Calvin Colquitt, a Class of 2000 graduate, started a counseling program called “Defying the Odds” in 2005 to help inner-city Atlanta teens who struggle with poverty. Growing up, Colquitt attended an elementary school in a neighborhood where the graduation rate was below 50 percent.

“I grew up in an area where I didn’t see people go to college, graduate and earn enough money to sustain themselves, so I never saw successful people that went to college,” Colquitt said. “I saw successful people doing illegal things. So what happens is you are naturally attracted to that, because you’re like ‘I don’t want to be poor, I’m tired of being poor.’”

His hands-on work with underprivileged teens allowed him to physically go into kids’ homes and find a solution to mitigate their problems at home. Colquitt saw physical abuse, drug abuse and cases of extreme poverty: situations that he saw growing up.

“If I was beaten because my dad was drunk or my mother couldn’t pay the bill, and she beat me, I [would] still have to go to school in the morning,” Colquitt said. “Or if I had bullets shot through my house that night that traumatized me and I couldn’t sleep, I [would] still have to go to school.”

Although Colquitt is no longer involved in the program, he says oftentimes kids cannot separate their home lives from their school experiences, which can create tension at school that administrators may not understand.

“All it would take is one small trigger at school and then the fact that they just got beat, molested, raped, didn’t have food to eat, saw their parents fighting that spilled over,” Colquitt said.

Poor academics can be linked to poor behavior, according to Caren Cloud, program administrator at the Fulton County Juvenile Court. She said students who pass through the court, mostly between the ages of 13 and 15, struggle with school.

“A lot of it is they’re just so far behind that the ability to catch up is just not there,” Cloud said.

Atlanta Public Schools and Grady use suspension and expulsion as punishment for students who commit certain offenses. In September, a student was arrested for bringing a handgun on campus. But student support advisor Patricia Maxwell says removal from the educational environment, such as suspension or expulsion, is the beginning of a long road of problems that will continue to plague students through adulthood.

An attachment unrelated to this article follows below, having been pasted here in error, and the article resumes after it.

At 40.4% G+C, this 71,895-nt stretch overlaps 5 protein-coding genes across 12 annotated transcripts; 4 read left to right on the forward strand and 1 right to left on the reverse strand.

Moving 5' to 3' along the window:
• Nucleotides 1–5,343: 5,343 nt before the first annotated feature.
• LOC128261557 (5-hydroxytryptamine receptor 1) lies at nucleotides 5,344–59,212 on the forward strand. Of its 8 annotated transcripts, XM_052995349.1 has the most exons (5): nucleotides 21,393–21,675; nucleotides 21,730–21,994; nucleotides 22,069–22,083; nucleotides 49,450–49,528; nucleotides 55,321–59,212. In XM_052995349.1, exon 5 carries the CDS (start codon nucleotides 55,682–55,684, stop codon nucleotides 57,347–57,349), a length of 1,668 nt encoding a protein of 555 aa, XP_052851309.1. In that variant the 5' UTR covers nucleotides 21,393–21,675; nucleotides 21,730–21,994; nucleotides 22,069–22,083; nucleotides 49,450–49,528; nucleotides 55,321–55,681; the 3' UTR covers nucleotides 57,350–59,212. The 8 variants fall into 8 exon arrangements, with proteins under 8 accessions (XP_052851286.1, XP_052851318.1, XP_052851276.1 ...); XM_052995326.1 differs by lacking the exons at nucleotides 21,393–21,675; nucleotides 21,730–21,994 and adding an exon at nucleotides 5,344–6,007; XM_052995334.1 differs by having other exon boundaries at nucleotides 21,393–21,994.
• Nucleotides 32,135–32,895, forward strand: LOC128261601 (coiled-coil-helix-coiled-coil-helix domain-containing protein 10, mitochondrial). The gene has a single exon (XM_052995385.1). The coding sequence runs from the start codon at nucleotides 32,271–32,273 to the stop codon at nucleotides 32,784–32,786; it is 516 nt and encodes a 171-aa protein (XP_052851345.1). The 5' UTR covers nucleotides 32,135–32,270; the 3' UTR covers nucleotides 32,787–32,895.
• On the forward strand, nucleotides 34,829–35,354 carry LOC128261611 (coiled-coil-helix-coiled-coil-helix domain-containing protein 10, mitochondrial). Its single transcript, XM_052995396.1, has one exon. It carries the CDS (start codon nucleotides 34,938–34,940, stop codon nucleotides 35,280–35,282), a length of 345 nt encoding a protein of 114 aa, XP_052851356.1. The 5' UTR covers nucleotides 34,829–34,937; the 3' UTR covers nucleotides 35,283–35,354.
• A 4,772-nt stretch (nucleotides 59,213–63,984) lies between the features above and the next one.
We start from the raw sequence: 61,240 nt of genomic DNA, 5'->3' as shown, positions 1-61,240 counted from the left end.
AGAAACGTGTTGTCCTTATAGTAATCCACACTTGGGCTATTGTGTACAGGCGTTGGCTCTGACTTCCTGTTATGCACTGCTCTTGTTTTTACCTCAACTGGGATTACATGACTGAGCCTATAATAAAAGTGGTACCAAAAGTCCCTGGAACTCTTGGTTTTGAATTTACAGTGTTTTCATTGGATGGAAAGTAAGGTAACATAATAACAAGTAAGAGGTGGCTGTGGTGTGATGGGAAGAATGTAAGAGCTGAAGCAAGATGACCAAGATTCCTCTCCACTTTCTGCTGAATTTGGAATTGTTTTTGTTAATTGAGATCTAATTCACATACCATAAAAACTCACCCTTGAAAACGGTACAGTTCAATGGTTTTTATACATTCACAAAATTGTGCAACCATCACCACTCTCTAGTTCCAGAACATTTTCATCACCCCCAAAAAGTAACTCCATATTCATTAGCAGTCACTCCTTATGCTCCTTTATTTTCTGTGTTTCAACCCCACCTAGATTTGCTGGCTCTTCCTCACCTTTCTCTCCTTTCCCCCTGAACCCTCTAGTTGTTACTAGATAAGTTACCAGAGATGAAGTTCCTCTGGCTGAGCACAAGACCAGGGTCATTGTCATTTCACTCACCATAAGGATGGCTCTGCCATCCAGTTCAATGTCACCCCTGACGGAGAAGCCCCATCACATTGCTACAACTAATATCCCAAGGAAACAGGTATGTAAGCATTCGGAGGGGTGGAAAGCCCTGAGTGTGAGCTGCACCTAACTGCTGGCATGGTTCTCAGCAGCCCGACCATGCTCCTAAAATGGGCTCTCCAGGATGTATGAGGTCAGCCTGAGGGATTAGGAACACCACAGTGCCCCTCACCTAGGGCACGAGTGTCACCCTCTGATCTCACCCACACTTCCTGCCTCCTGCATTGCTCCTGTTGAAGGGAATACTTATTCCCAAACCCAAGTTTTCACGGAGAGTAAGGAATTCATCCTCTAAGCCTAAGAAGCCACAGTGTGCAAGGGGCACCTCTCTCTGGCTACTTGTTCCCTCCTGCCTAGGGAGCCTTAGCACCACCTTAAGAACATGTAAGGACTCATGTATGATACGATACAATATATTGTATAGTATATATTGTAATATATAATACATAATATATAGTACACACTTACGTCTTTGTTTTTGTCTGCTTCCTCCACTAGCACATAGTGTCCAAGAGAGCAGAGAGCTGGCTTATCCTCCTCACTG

“Any time we remove students from the instructional environment is detrimental,” Maxwell said. “The challenge for schools is to balance the imperative of keeping students safe with keeping students in school.”

LIFE AFTER HIGH SCHOOL
A difficult home life, poverty and potential behavioral issues make planning for future success more difficult.

Principal Dr. Betsy Bockman says students who lack encouragement at home may struggle to begin the complex college application process, one of essays, financial aid forms and test-taking.
“That’s too much for people that are just trying to get food, and for kids that don’t ever sit down for a meal,” Dr. Bockman said.

Some students may need or prefer to take an alternate path. Although junior Jaxon Stewart plans to attend college, he has friends and knows people who plan to jump into the workforce or adopt trades. He thinks that alternate career paths are not encouraged at Grady.

“I feel as though [the administration] tries to send us to go get a higher education and then go get a job not necessarily realizing that this academic stuff isn’t what a lot of these students need,” Stewart said.

He feels that the administration can begin to support students by offering classes that help students prepare for trade jobs.

Geometry teacher Laketa Blue agrees. She said her own high school supported students who didn’t plan on getting an undergraduate degree.

“What [Grady is] missing is that being the first to graduate from high school is a lot,” Blue said. “So getting students to that point, who we know are not going to college, is more innovative than trying to push somebody into something they don’t want to do.”